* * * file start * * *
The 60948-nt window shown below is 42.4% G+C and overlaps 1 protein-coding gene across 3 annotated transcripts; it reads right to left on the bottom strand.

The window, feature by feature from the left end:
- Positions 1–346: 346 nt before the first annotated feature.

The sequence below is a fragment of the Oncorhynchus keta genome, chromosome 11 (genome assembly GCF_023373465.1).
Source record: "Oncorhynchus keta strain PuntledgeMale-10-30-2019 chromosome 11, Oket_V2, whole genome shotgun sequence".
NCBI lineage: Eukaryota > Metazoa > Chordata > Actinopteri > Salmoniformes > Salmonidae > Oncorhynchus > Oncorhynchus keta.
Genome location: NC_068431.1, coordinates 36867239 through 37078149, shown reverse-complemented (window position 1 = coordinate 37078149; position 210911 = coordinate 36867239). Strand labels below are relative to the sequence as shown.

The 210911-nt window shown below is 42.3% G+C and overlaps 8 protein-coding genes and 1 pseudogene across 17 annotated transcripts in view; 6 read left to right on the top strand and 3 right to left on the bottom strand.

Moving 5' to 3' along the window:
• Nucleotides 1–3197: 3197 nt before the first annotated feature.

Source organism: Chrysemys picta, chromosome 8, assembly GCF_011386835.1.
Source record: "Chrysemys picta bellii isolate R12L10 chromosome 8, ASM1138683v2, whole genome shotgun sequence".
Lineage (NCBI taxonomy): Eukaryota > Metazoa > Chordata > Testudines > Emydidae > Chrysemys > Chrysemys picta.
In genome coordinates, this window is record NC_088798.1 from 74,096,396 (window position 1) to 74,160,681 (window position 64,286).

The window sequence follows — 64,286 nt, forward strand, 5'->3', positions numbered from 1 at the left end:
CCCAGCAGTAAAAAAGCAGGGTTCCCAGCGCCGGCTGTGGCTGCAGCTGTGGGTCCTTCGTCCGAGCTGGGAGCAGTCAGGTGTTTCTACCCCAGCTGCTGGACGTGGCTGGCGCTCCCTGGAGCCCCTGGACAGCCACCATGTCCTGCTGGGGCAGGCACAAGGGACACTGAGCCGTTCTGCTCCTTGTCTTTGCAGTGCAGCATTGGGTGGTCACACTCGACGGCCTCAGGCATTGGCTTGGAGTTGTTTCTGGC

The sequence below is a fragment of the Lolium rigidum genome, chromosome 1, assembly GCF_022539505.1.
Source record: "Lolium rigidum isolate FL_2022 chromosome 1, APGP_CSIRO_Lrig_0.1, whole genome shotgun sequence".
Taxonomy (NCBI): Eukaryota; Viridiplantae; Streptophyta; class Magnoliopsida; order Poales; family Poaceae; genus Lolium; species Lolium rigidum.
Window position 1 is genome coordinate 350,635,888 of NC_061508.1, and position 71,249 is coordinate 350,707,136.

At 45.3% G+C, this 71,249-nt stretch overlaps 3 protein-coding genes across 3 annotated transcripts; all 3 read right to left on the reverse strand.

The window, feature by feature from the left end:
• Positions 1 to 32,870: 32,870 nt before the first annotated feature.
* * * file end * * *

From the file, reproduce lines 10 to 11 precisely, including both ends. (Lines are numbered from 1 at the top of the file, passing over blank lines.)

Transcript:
• Nucleotides 1–3197: 3197 nt before the first annotated feature.

Source organism: Chrysemys picta, chromosome 8, assembly GCF_011386835.1.